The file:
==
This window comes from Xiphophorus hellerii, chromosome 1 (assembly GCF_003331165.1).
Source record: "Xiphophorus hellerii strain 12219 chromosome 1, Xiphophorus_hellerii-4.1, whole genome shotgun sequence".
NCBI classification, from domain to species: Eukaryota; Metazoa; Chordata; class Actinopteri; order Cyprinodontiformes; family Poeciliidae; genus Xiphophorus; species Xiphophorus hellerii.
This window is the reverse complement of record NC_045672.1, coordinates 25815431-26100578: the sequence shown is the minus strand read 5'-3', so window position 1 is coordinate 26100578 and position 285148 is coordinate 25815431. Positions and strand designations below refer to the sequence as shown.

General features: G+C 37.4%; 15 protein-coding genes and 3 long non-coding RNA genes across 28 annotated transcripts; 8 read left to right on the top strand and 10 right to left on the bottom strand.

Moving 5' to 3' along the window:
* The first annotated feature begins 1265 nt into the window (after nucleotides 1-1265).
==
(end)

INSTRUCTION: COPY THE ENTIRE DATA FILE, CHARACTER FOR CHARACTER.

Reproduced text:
This window comes from Xiphophorus hellerii, chromosome 1 (assembly GCF_003331165.1).
Source record: "Xiphophorus hellerii strain 12219 chromosome 1, Xiphophorus_hellerii-4.1, whole genome shotgun sequence".
NCBI classification, from domain to species: Eukaryota; Metazoa; Chordata; class Actinopteri; order Cyprinodontiformes; family Poeciliidae; genus Xiphophorus; species Xiphophorus hellerii.
This window is the reverse complement of record NC_045672.1, coordinates 25815431-26100578: the sequence shown is the minus strand read 5'-3', so window position 1 is coordinate 26100578 and position 285148 is coordinate 25815431. Positions and strand designations below refer to the sequence as shown.

General features: G+C 37.4%; 15 protein-coding genes and 3 long non-coding RNA genes across 28 annotated transcripts; 8 read left to right on the top strand and 10 right to left on the bottom strand.

Moving 5' to 3' along the window:
* The first annotated feature begins 1265 nt into the window (after nucleotides 1-1265).